But in early November, someone purporting to be Lee’s brother
You really don’t want to know how these sausages were made.
A Johnsonville Sausage factory work in Wisconsin allegedly stuffed a wire connector and cigarette papers into food on the job, authorities said.
Jonathan Lane allegedly put cigarette paper into one piece of meat on March 25 at the Sheboygan Falls factory, and the wire connector into another sausage link three days later, the U.S. Department of Justice said.
In both cases, Lane alerted his bosses that he discovered contaminated pieces of meat, and the plant had to be closed to remove any affected products.
But surveillance footage allegedly revealed it was Lane who sullied the sausages. The sausages in question never left the facility.
Lane told investigators that if he lost track of the soiled sausages he would have “prayed to God” that a machine or someone else would have noticed it, according to WBAY in Green Bay.
Lane has been charged with two counts of tampering with a consumer
After DNA helped crack the decades-old cold case of the Golden State Killer, could it also lead to arrests in other unsolved cases?
For one case, it already has. And there could be more major breaks on the way.
The methods used to arrest Golden State Killer suspect Joseph DeAngelo — who was caught after decades on the run thanks to DNA from his trash, paired with genealogy — are already in play for other crimes that once made headlines, including the hunt for another California phantom, the Zodiac Killer.
Parabon NanoLabs, a Virginia DNA engineering company, is working with multiple police agencies to break cold cases. It has uploaded DNA data from about 100 crime scenes to the free genealogy site GEDmatch, Parabon president and CEO Steve Armentrout said. Parabon calls this process “genetic-genealogy.”
“About 20 percent of those [100 crimes] look like they are going to be directly solvable using genetic-genealogy alone. Another 30 percent of those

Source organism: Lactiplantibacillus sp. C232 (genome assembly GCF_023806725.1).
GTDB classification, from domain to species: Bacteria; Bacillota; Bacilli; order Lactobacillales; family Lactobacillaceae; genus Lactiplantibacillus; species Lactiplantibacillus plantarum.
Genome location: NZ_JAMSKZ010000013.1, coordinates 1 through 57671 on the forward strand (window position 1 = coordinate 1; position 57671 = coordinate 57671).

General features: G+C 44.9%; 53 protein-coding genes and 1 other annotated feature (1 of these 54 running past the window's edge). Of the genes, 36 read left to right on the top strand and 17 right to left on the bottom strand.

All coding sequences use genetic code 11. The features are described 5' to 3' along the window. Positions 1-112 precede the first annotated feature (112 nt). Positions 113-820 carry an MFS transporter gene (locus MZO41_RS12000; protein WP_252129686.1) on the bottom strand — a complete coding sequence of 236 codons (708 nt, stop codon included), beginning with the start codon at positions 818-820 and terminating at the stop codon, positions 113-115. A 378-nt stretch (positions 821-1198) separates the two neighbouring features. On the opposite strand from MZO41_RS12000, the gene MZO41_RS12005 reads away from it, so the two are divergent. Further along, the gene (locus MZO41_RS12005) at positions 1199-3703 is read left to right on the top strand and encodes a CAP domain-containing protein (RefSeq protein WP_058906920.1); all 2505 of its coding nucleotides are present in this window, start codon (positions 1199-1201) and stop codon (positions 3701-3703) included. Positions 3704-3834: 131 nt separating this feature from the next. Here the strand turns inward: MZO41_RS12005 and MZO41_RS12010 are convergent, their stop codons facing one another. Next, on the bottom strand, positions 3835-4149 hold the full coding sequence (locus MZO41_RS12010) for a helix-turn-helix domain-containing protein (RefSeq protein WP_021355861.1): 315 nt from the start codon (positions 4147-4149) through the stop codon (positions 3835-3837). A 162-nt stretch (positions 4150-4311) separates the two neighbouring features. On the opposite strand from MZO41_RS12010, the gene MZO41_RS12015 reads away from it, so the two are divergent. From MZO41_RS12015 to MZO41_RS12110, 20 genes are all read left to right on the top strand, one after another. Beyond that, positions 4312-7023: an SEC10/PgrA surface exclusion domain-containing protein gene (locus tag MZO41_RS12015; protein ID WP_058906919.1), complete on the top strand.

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Parkland shooting survivor David Hogg was the victim of a swatting attempt after someone made a prank hostage call, police said.
The Broward Sheriff’s Office SWAT team rushed to Hogg’s home Tuesday after someone called police claiming that a person broke in with an AR-15 rifle and was holding the family hostage, according to WSVN in Miami. Nobody was home. Instead, Hogg and his family were in Washington D.C., where Hogg was to accept a Robert F. Kenney Human Rights award.
Police determined that Hogg was likely the victim of “swatting,” which is the act of making a prank call to police in an attempt to bring a SWAT team to an intended address. Police are investigating the call to determine who was behind the swatting.
Hogg, 18, told VICE in March that he had searched for his full name on VoterRecords.com, and found his home address available for
Investigators believe the Golden State Killer suspect may be hiding a huge collection of grim “trophies” in a secret storage locker, recently released documents in the case show.
A gold wedding band, inscribed, “For My Angel 1/11/70.” Multiple sets of keys. A set of flatware. Drivers licenses. A red women’s bathrobe, size eight. A wooden hairbrush.
The list of items investigators believe suspect Joseph DeAngelo — who has been charged with murdering 12 people in California during the 1970s and 1980s — took from the scenes of his alleged crimes fills page after page of the search warrant filed before his April arrest.
“Through the course of the investigation and the review of the original cases, it was determined that numerous personal items had been taken during the burglaries and sexual assaults,” the search warrant reads, before listing hundreds of items — lots of jewelry, a doctors bag, a